If you run a business and win a lawsuit or if you’re involved in a lawsuit of any kind where another party isn’t paying what they owe, it’s important to look into enforcing the judgment. Normally, judgments are pretty straightforward. They state who has to pay and how much. Unfortunately, the losing party doesn’t always pay up.
When you win your case, you are called the judgment creditor and are awarded an amount by the court. The judgment debtor, the party that lost the case, is ordered to pay what they owe to you. But the court doesn’t take any action to collect the debt for you. You have to know what procedures are available to seize the debtor’s property if they do not pay.
How can you get a judgment enforced in Florida?
To get a judgment enforced, you need to ask the court to step in. To start with, you can file a Judgment Lien Certificate with the Department of State, which will help you collect the debt. Remember, if more than one person is trying to collect, the party that filed the judgment lien first will get priority.
What happens when the debtor won’t pay?
If the debtor won’t pay, one way to collect the debt is to levy the debtor’s property (“levy” is a term that means the sheriff will seize the property to sell at an auction). The sheriff will levy the debtor’s personal property so long as the property is located within the state and you know where it is. The sheriff does not locate property for people.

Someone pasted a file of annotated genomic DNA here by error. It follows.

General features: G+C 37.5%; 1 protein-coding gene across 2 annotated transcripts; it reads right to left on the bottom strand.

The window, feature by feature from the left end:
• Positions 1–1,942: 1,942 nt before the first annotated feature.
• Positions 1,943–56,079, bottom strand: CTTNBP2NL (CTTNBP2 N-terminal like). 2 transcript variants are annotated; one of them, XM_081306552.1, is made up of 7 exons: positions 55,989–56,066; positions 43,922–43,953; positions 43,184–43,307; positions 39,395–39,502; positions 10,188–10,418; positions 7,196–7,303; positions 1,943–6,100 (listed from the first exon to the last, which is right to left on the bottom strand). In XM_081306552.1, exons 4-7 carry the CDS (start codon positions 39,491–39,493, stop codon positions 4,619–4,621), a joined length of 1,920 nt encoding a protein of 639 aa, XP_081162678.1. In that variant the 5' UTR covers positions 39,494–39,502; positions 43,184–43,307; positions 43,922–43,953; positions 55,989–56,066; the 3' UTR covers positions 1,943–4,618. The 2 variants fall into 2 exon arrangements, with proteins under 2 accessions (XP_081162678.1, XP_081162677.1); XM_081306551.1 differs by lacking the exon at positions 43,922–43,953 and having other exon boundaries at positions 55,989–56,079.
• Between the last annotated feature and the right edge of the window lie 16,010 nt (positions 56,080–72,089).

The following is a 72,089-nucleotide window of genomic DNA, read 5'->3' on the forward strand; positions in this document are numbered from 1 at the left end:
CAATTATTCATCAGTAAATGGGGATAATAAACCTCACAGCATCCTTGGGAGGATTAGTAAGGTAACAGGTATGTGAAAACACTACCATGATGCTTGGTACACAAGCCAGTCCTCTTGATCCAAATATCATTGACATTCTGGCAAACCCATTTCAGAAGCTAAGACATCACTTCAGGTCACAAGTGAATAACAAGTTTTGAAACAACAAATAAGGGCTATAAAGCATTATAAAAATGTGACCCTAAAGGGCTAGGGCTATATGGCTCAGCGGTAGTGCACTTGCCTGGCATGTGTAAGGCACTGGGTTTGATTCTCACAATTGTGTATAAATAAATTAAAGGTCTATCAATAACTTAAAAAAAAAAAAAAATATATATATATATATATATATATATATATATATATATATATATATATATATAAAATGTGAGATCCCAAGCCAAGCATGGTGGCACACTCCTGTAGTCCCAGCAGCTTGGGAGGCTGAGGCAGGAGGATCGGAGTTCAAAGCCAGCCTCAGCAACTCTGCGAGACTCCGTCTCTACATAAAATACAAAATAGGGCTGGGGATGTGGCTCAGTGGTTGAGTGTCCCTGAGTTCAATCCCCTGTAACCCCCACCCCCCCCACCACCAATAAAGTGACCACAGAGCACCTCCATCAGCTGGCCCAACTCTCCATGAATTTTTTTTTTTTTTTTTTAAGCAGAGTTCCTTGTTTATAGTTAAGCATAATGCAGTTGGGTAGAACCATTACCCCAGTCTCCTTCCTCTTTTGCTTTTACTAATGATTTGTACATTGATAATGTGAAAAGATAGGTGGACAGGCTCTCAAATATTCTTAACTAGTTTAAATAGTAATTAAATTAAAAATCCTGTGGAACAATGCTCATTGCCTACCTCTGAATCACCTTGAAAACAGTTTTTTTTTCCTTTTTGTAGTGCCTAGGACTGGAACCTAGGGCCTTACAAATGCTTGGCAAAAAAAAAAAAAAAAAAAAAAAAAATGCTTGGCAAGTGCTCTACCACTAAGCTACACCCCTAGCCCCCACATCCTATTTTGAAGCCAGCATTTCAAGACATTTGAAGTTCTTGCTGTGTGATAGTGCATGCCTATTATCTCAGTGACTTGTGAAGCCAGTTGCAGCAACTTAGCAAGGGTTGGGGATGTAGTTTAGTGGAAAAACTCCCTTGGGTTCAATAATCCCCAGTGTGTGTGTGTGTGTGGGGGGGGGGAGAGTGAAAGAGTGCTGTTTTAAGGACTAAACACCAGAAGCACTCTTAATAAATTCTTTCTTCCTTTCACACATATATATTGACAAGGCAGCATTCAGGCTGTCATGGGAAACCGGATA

When you know where the property is, go to the Clerk of the Court and ask for a Writ of Execution. That document will go to the sheriff, and the sheriff will go to collect the property. You do need to cover fees and costs associated with this service. You also need to tell the sheriff exactly where the property is located and describe it carefully for them. This is typically done by providing the sheriff with several different sets of instructions and affidavits, and varies from county to county in Florida.
After that property is levied, the property will be sold at a public auction. Then, the sheriff will pay back the debtors in the order in which they filed their liens. The sheriff’s department also takes a cut of the money that is earned from the auction, which is something to keep in mind if you would like to have your lien enforced.